It is Sunday, April 10, and we just finished our final run-through of our 10 out of 12 TECH and the weekend has sparked even greater excitement and anticipation to hear the response from a live audience! The costumes are beautiful and the set’s vastness and depth creates a phenomenal stage picture in the Cabot Theatre. Today started with hair and make-up and we continued to run light and sound cues. Judy’s organization as stage manager and Michael’s remarkable vision made the collaboration with the costume, lighting and scenic designers run smoothly!

After we finished a cue-to-cue, we took a dinner break and Tim Braun (who is understudying Geoffrey and Philip along with serving as MCT’s marketing intern) and Kelsey Lauren (who is understudying Alais and previously served as MCT's marketing intern) went to Milwaukee Public Market and reviewed notes for a Nutrition exam and Theology class.

Following the dinner break, we got in costume again and did a run-through of the show. The run went well and we stopped for any safety concerns regarding entrances and exits that needed glow tape, costume adjustments, and any light/sound cue issues. Following the run, Michael gave us notes and Judy confirmed our schedule for Tuesday.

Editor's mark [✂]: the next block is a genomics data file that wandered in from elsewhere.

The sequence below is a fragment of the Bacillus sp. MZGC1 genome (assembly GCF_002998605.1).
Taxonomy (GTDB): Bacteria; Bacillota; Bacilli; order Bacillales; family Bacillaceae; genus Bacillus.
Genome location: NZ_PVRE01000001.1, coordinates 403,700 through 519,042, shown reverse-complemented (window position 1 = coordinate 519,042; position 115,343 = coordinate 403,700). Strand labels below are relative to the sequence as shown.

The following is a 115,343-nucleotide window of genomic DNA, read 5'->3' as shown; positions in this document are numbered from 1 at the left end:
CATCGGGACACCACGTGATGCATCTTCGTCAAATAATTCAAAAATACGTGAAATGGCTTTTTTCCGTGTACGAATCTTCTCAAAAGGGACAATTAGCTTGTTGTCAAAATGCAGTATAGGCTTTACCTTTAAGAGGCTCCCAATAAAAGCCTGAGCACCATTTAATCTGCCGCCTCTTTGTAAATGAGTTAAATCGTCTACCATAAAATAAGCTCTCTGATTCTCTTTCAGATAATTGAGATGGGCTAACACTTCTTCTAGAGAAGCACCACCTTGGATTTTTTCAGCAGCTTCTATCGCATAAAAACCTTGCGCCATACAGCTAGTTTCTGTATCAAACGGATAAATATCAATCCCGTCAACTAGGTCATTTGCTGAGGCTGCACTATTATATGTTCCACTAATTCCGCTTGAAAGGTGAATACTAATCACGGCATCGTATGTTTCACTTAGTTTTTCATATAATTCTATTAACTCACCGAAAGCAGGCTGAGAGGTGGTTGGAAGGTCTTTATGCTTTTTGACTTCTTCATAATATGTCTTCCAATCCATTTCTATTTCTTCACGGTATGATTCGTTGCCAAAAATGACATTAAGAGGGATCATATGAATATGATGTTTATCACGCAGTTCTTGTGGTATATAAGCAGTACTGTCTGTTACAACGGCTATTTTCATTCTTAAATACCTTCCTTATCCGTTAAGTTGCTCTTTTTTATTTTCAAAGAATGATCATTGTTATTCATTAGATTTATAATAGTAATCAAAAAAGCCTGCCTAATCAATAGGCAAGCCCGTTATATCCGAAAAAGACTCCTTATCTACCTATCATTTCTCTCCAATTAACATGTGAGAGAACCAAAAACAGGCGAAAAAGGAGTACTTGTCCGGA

Throughout the rehearsal process and our TECH this weekend, I have been amazed by the level of professionalism the MCT staff and technicians of the Broadway Theatre Center bring to all that they do! I would not trade any moment of this process and no words can express my gratitude to all involved! I am excited for opening and to hear the laughter of a live audience to the story of a witty, dysfunctional, but loving family!